You want to read more books, but distractions such as Netflix, social media, or YouTube are more dominantly present in your living room than your books.
You want to wake up earlier, but your alarm clock is right next to your warm, comfortable bed, so all you have to do is turn to your side and hit the snooze button.
You want to work on lower your anxiety, but your phone still sends you push-notifications from the news, showing you all the negative, chaotic things happening in the world.
You see where I’m getting at? In each of these cases, the environment makes the desired habit more difficult to perform. Our own environment is working against us.
But what if we would flip the switch? What if our environment is designed so that the desired habits are easier to perform than the undesired behaviors?
For example, if your goal is to wake up earlier, put your alarm clock far away from your bed so you can’t roll over and snooze that easily. Instead, you have to get out of bed to turn it off. And once you’re already out of bed, you’re much more likely to stay out of bed.
If your goal is to build a yoga routine for at home, make sure your yoga mat is already laid out somewhere, and your workout clothes are already prepared the night before.
If you want to build the habit of doing deep, focused work each day. Turn your notifications off and remove the most distracting devices (such as your smartphone or tablet) from your work environment.
And if you want to eat healthier, keep a fruit or vegetable bowl easily within sight and within reach to eat healthy snacks instead of high-sugar of high-fat snacks.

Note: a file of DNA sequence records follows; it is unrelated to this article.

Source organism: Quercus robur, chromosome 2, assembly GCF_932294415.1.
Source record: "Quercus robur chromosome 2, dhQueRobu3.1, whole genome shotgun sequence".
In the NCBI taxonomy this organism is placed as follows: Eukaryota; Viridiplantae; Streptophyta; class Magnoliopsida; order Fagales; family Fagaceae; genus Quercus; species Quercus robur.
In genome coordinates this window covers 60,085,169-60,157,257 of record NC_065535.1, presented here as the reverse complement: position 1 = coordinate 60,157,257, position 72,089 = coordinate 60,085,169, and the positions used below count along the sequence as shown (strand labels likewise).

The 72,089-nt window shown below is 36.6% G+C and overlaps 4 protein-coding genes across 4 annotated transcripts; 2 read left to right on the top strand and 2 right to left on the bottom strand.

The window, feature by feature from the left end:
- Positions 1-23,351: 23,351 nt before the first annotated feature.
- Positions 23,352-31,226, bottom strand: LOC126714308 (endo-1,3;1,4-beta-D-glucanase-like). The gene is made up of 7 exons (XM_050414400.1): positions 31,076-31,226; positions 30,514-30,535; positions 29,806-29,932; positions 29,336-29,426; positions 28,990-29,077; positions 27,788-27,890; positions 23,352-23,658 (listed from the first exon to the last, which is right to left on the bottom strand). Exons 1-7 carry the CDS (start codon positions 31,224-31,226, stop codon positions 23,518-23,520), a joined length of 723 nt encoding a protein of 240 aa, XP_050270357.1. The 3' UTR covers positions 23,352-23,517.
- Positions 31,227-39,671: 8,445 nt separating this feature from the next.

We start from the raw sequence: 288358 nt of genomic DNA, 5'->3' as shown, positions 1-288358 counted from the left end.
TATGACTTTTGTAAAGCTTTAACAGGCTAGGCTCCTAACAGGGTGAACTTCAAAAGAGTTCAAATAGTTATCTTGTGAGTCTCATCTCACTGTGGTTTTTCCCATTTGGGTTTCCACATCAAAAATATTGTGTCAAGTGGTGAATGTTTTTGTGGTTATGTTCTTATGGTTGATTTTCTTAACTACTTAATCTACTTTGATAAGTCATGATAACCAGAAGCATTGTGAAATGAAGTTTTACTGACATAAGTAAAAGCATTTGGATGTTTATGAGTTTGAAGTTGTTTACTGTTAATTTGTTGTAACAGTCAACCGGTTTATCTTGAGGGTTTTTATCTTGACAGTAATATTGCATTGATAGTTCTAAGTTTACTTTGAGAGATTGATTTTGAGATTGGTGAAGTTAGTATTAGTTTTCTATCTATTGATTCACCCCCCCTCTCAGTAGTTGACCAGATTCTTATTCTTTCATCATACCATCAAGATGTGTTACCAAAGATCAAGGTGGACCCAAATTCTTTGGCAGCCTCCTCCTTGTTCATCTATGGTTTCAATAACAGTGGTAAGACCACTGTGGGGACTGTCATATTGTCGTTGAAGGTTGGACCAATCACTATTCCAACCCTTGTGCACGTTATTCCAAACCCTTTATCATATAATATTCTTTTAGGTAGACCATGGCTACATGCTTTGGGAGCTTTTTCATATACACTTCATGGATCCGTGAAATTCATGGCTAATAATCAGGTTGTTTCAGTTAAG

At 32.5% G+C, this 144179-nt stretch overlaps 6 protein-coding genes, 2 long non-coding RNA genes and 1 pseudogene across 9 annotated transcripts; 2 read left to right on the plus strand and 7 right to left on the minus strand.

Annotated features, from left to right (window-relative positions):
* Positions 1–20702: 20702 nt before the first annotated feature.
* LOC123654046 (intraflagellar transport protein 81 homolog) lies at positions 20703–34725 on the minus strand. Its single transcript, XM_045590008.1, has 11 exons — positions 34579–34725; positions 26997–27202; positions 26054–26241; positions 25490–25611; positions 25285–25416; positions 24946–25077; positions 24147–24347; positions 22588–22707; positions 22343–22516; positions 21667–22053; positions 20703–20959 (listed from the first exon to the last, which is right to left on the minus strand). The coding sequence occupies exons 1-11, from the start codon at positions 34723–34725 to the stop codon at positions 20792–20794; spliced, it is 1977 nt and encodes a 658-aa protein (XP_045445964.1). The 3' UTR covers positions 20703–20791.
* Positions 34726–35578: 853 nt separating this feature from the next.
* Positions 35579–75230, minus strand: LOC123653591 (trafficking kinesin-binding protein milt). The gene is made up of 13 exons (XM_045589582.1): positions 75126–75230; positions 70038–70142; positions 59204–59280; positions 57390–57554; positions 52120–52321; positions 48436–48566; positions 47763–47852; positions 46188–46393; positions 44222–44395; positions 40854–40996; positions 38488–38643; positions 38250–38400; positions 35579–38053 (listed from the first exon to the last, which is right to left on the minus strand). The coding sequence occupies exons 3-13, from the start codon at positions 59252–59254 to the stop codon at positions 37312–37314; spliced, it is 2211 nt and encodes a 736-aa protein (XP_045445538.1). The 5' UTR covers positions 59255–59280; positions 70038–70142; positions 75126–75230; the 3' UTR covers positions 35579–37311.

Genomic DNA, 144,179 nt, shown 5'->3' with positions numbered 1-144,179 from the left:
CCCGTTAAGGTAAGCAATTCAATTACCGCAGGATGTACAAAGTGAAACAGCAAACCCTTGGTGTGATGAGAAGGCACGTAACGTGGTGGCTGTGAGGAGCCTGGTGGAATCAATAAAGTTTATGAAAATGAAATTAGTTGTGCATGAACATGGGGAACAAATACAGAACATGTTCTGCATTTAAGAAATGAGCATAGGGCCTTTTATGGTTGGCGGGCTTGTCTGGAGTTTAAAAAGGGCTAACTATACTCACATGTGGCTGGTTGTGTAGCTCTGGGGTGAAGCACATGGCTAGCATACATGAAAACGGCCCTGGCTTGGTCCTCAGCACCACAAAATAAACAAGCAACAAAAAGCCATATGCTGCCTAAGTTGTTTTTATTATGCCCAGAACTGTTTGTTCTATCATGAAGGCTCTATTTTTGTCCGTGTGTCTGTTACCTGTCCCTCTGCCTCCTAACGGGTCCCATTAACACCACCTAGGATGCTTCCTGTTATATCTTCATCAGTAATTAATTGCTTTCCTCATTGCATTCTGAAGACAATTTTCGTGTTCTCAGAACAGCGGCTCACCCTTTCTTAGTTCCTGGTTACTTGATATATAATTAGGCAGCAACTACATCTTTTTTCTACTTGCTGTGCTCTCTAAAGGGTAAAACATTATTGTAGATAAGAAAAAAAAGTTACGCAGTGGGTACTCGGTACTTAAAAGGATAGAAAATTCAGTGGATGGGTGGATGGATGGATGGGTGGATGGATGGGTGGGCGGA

Nevertheless, do anything you can to optimize your environment — whether social, physical, or digital — so that it makes the desired habit much easier to perform and the undesired behaviors much more difficult to perform. There’s no need to make things harder than they already are.
#4: Track Your Habits
I find that the mere act of tracking my behavior improves my behavior. That’s why I’m a big fan of using a habit tracker — and why I track my daily habits, weekly habits, and monthly habits on one sheet. This gives me a complete overview of my real performance.
Every day I get to mark a habit a success, it sparks some positive momentum that helps me keep going strong. Each day I have to mark a habit unsuccessful, it serves as a real reminder to pay more attention to this habit.
Besides, as I’m confronted with my actual performance, I can no longer fall into personal biases or blind spots that, in the past, would sometimes lead me to believe I was doing better than I actually was.
All in all, tracking your habits is one of those simple actions that make a big difference in your overall performance. You can use habit-tracking apps such as Habitica or Simple Habit Tracker — or, if you’re like me, you just use old-school pen and paper.
#5: Practice The Two-Day Rule
Life is messy, and you have to accept that you’re not going to perform each desired habit every single day. There will be days where ‘life’ happens and you won’t be able to complete a certain habit. That’s completely okay.
When that happens, your main objective is to make sure you don’t fall off the bandwagon a second day in a row.
Missing a habit one day is not that big of a deal, but missing a habit two days in a row starts a negative spiral that might lead to a third, fourth, and fifth day. This is exactly how habits are broken.